Opinion mining by Vox-Pop

Vox-Pop (http://www.vox-pop.nl/) provides funny gadgets that show the power of so-called opinion mining or sentiment analysis. The site uses natural language processing tools find named entities (person names), and to detect if the individual was mentioned in a positive, negative or neutral way. See below what the “vox populi” think of Dutch football players and trainers. But… why don't they mention Blaise N'Kufo?

Reind van de Riet passed away

Prof. Reind van de Rietby Roel Wieringa

Yesterday evening Prof. Reind van de Riet, former chair and co-founder of SIKS passed away unexpectedly, at the age of 69. Reind has contributed to the growth and identity of SIKS in an important way and initiated a considerable number of the senior researchers of SIKS in the world of science. Some of us will remember him as an intellectual father. We will miss his unique presence at SIKS-related conferences.

The Combination and Evaluation of Query Performance Prediction Methods

by Claudia Hauff, Leif Azzopardi, and Djoerd Hiemstra

In this paper, we examine a number of newly applied methods for combining pre-retrieval query performance predictors in order to obtain a better prediction of the query's performance. However, in order to adequately and appropriately compare such techniques, we critically examine the current evaluation methodology and show how using linear correlation coefficients (i) do not provide an intuitive measure indicative of a method's quality, (ii) can provide a misleading indication of performance, and (iii) overstate the performance of combined methods. To address this, we extend the current evaluation methodology to include cross validation, report a more intuitive and descriptive statistic, and apply statistical testing to determine significant differences. During the course of a comprehensive empirical study over several TREC collections, we evaluate nineteen pre-retrieval predictors and three combination methods.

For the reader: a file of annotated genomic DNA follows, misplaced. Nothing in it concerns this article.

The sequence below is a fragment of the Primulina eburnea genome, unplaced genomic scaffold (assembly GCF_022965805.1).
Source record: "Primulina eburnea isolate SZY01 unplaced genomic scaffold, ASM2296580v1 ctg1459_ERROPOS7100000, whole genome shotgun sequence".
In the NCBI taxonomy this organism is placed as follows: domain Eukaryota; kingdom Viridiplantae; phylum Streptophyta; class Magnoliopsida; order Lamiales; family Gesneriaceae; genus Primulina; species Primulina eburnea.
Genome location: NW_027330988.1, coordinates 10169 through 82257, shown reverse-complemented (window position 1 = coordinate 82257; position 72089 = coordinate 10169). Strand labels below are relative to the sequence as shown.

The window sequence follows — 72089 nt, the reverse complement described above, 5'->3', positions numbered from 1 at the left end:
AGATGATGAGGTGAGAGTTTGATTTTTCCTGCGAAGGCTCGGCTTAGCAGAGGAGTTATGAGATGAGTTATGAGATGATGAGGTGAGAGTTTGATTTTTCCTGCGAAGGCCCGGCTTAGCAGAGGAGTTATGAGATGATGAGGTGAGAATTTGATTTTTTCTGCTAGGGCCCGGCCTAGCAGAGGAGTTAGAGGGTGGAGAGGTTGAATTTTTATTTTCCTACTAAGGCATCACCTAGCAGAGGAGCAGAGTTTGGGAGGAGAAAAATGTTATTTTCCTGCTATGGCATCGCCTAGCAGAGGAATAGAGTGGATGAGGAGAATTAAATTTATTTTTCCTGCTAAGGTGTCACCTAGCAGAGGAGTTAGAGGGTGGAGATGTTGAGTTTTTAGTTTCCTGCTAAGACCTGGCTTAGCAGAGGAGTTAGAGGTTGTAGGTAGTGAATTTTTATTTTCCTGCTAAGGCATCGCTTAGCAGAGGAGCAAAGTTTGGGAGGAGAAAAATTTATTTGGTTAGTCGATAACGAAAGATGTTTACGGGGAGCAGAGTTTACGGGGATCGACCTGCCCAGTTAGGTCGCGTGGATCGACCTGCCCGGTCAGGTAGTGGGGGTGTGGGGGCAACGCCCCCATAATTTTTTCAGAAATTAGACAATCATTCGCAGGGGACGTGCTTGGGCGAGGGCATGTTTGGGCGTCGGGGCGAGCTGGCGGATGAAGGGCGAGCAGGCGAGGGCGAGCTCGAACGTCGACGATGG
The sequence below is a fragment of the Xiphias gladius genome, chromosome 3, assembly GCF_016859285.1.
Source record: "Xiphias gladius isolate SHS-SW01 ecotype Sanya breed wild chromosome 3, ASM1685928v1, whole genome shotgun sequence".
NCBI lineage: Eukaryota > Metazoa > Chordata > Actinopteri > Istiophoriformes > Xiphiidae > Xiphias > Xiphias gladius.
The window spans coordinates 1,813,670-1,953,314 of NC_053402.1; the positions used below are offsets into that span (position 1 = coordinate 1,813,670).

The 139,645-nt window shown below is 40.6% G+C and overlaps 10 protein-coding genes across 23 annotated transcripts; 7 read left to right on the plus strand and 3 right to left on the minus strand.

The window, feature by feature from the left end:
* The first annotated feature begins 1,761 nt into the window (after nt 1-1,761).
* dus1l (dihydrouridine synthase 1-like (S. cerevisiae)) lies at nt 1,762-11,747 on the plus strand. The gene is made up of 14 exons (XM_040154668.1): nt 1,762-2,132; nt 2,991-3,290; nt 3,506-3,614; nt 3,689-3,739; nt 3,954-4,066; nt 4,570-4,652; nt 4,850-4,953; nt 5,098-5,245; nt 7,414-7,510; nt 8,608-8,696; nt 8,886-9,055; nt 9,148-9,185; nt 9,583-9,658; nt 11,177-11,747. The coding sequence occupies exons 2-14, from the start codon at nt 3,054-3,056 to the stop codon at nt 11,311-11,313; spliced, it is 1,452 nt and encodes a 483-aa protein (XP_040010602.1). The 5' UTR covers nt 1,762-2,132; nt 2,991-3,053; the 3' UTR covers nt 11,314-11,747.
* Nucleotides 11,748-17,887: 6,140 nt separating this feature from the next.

The paper will be presented at the 31st European Conference on Information Retrieval (ECIR), April 6-9, 2009 in Toulouse, France.

[download pdf]

How Cyril Cleverdon set the stage for IR research

Cyril CleverdonCyril Cleverdon (9 September 1914 – 4 December 1997) was a British librarian and computer scientist who is best known for his work on the evaluation of information retrieval systems.

Cyril Cleverdon was born in Bristol, England. He worked at the Bristol Libraries from 1932 to 1938, and from 1938 to 1946 he was the librarian of the Engine Division of the Bristol Aeroplane Co. Ltd. In 1946 he was appointed librarian of the College of Aeronautics at Cranfield (later the Cranfield Institute of Technology), where he served until his retirement in 1979, the last two years as professor of Information Transfer Studies.

With the help of NSF funding, Cleverdon started a series of projects in 1957 that lasted for about 10 years in which he and his collegues set the stage for information retrieval research. In the Cranfield project, retrieval experiments were conducted on test databases in a controlled, laboratory-like setting. The aim of the research was to find ways to improve the retrieval effectiveness of information retrieval systems by developing better indexing languages and methods. The components of the experiments were: 1) a collection of documents, 2) a set of user requests or queries, and 3) a set of relevance judgments, that is a set of documents judged to be relevant to each query. Together, these components form an information retrieval test collection. The test collection serves as a golden standard for testing retrieval approaches, and the success of each approach is measured in terms of two measures: precision and recall. Test collections and evaluation measures based on precision and recall are driving forces behind research of search systems, today. Cleverdon's research approach forms a blue print for the successful Text Retrieval Conference series that started in 1992.

Cleverdon's Cranfield studies did not only introduce experimental research in computer science, the outcomes of the project also established the basis of the automatic indexing as done in today's search engines. Basically Cleverdon found that using single terms from the documents, as opposed manually assigned thesaurus terms, synonyms, etc. achieved the best retrieval performance. These results were very controversial at the time. In the Cranfield 2 Report, Cleverdon says:

This conclusion is so controversial and so unexpected that it is bound to throw considerable doubt on the methods which have been used (…) A complete recheck has failed to reveal any discrepancies (…) there is no other course except to attempt to explain the results which seem to offend against every canon on which we were trained as librarians.

Cyril Cleverdon also ran, for many years, the Cranfield conferences, which provided a major international forum for discussion of ideas and research in information retrieval. This function was taken over by the SIGIR conferences in the 1970's.